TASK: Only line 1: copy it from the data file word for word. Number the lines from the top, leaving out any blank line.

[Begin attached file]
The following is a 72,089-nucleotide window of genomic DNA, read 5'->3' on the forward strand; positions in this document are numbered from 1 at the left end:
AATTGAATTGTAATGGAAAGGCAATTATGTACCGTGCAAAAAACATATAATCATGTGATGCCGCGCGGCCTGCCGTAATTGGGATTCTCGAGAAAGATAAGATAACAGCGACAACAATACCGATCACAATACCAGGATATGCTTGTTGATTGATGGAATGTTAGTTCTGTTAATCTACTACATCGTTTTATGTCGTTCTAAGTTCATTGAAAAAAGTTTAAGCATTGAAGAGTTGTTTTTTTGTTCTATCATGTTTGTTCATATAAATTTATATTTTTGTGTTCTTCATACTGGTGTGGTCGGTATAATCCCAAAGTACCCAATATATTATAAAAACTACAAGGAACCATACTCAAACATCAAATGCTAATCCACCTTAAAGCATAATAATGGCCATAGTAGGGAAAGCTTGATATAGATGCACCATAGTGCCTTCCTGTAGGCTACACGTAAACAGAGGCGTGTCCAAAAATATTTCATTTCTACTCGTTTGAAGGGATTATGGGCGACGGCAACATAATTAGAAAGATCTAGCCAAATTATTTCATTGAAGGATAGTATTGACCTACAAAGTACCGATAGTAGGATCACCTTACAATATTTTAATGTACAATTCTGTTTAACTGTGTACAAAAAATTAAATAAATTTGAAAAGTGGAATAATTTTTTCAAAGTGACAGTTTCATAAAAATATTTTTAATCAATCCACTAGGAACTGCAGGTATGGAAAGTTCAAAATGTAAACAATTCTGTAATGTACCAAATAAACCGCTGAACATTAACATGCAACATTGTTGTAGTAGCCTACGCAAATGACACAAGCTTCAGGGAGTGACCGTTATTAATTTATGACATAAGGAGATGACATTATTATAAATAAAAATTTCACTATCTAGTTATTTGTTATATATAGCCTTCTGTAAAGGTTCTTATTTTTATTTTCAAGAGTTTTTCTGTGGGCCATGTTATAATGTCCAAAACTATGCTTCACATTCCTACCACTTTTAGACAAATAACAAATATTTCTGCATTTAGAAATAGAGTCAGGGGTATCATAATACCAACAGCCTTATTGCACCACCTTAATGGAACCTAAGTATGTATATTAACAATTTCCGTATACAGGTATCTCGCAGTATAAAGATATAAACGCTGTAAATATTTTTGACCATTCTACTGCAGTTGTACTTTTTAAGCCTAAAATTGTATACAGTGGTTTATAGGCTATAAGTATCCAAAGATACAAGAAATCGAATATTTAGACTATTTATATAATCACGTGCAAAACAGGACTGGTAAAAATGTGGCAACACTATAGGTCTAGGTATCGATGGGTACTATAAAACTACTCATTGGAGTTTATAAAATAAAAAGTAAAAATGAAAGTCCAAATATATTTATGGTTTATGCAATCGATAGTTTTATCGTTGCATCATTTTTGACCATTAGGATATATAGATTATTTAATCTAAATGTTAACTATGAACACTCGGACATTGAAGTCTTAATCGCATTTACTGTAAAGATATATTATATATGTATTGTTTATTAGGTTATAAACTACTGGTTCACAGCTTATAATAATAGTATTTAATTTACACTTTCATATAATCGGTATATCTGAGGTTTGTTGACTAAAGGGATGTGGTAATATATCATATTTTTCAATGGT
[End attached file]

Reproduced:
The following is a 72,089-nucleotide window of genomic DNA, read 5'->3' on the forward strand; positions in this document are numbered from 1 at the left end: